Recommending a book that you can’t actually recommend.

In a way this is a book review, and in another way this is a discussion on reviewing books in a world where not all books are equal. I’ve hesitated in recommending this book, so when I talk about it here today, I’m really more interested in the overall idea of dealing with the subject of book reviews that aren’t just cut and dry, “This is what I like.”

The Book
Ender’s Game (Orson Scott Card, 1985)Ender's Game
Plot:
Fifty years after just barely repelling an alien invasion, the people of Earth are determined to be ready for the next and, if necessary, take the fight to their invaders. Their choice of soldier in this new world were wars are fought from cockpits and bridges of highly advanced spacecraft? Children. Enter Andrew “Ender” Wiggins, at tactical genius from the age of six who might just be the one to save the world. If he is willing to spend his childhood in simulators.

My Review
I saw the movie version in theater and liked it enough to pick up the book.  All in all, I loved this book. It was the kind of book I looked forward to reading whenever I got the chance. The story was compelling, had some good twists and some thought provoking themes, including the dangers of violent video games and the anonymity of social media (remember this book was written in 1985). The final concept in the book called “Speaker for the Dead” was, while not particularly plausible, a very interesting way to close up the story.

My Problem
So, why can’t I outright recommend this book? Straight to the point, the language is pretty rough. This is considered a “middle grade” book, which averages on 11-14 years of age. However, in attempt to portray children who are being forced into the toughest part of adulthood, the author added a lot of D— and H— and S-O-B, etc. to the extent where I don’t really understand how this book is classified as a children’s book. Okay, the primary characters are children. Is that really all it takes?

The Discussion
Yes, I know there is a pretty big discussion right now about putting language of any kind in books. I would prefer not to have it anything I read, and I won’t put it in my writing. Frankly, I think it breaks the speech pattern up. Interestingly, Ender’s Game does portray cursing as how I’ve always described the way it sounds when people attempt it – Children attempting to sound like adults. I have my limits on what I will not tolerate. This didn’t cross my line. I’m not sure if that makes me desensitized, compromised, or just an adult. But I want to be honest and honestly know what you think.

Is there a line for you between adult and children’s book? Are there lines that shouldn’t be crossed? Do you ever want to recommend a book, but are afraid to at the same time?

Interesting side note: the movie is actually milder in language.

7 thoughts on “Recommending a book that you can’t actually recommend.

  1. I don’t think Ender’s Game is a children’s book–everyone I’ve seen talking about it was over 18. It’s always tricky when a book for adults has a kid label or child characters, but the book tends to find its audience. The question is why some books, clearly for adults, have “kid” characters instead of adult ones. This is where the shelving and recommending headaches begin!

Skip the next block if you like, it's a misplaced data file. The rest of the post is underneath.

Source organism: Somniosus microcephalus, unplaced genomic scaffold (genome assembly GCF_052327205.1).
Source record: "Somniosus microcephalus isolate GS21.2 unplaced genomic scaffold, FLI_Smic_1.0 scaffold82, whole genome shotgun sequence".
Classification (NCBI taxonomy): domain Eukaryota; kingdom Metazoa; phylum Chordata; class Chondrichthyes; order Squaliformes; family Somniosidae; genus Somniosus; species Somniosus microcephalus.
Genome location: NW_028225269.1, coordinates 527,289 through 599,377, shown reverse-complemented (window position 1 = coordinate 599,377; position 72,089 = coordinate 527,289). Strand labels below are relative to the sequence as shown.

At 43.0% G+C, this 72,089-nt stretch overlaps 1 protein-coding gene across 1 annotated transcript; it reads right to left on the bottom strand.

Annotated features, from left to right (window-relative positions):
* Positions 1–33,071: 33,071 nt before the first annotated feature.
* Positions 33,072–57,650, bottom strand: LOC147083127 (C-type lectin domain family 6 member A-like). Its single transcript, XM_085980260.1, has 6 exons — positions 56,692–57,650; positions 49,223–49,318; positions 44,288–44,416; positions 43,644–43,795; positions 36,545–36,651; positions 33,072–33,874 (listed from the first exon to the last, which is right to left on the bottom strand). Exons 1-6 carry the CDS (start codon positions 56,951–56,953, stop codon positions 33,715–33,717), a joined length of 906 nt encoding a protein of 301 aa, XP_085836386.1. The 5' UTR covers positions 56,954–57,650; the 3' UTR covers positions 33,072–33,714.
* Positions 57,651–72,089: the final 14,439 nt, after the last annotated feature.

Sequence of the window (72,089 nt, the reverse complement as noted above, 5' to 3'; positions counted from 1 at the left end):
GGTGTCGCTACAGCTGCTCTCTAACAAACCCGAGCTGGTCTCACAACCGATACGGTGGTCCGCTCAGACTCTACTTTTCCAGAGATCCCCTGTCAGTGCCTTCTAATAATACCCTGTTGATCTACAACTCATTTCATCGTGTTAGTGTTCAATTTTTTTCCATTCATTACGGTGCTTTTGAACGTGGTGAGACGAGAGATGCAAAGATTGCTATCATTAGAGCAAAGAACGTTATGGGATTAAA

1. I think having kids as the primary characters is kind of a plot devices. It makes it a little more shocking and dramatic to have children in the role. So much of the story is about manipulation. When I found the book, it was not only in the YA section, it had a sticker on it stating “Middle Grade.” :P

  2. This is a dilemma, and one I’ve come up against on occasion. Like you, certain elements can make or break my recommendation. In this case, I guess some would argue that the language is realistic, and while I understand that, I don’t want it in something I read. I certainly don’t want my kids to have a diet of it either. What we feed our minds is what will come out in one way, shape, or form.

    I find certain use of dialects and other items such as strong language interrupt the flow of the story for me. I’m not saying stories like this don’t have their place, just not sure what that balance should be. Appreciate your thoughts on this!

    1. Good point, Karen! What goes in, does come out. ;) I feel like this would be a better book for parents, because it does focus heavily on the result of children playing violent video games, or having un-monitored internet access. And I agree, while there could be a case made for realism, it isn’t really necessary. Considering how much I liked the story, I would have loved to be able to freely recommend it.

  3. I just picked up the book on sale after loving the movie but I haven’t started it yet. So I’m not sure how I’ll feel about the language. Certain words I have no tolerance for, others it depends on context and how gratuitous it feels. I never thought the book was middle-grade, though. I’d have serious problems with too much language or violence in MG books. (Though I’ve read two very-definitely MG books recently that surprised me on the violence so perhaps standards have shifted over the years?)

  4. Oh, and I have been in similar pickles with books. I reviewed a book recently that I felt nervous about reviewing for similar reasons. I was also nervous I would be judged for reading, and enjoying (with caveats), the book.

    1. I think standards have changed. I loved A Series of Unfortunate Events, but I was really surprised at the subject matter that they touched upon and the number of deaths that occurred. I don’t remember adultery, drinking and murder in books when I was 11 years old. ;) That being said, I find MG books are more intelligent that a lot of YA books I read. Strange world, books.
      Thanks for stopping by!

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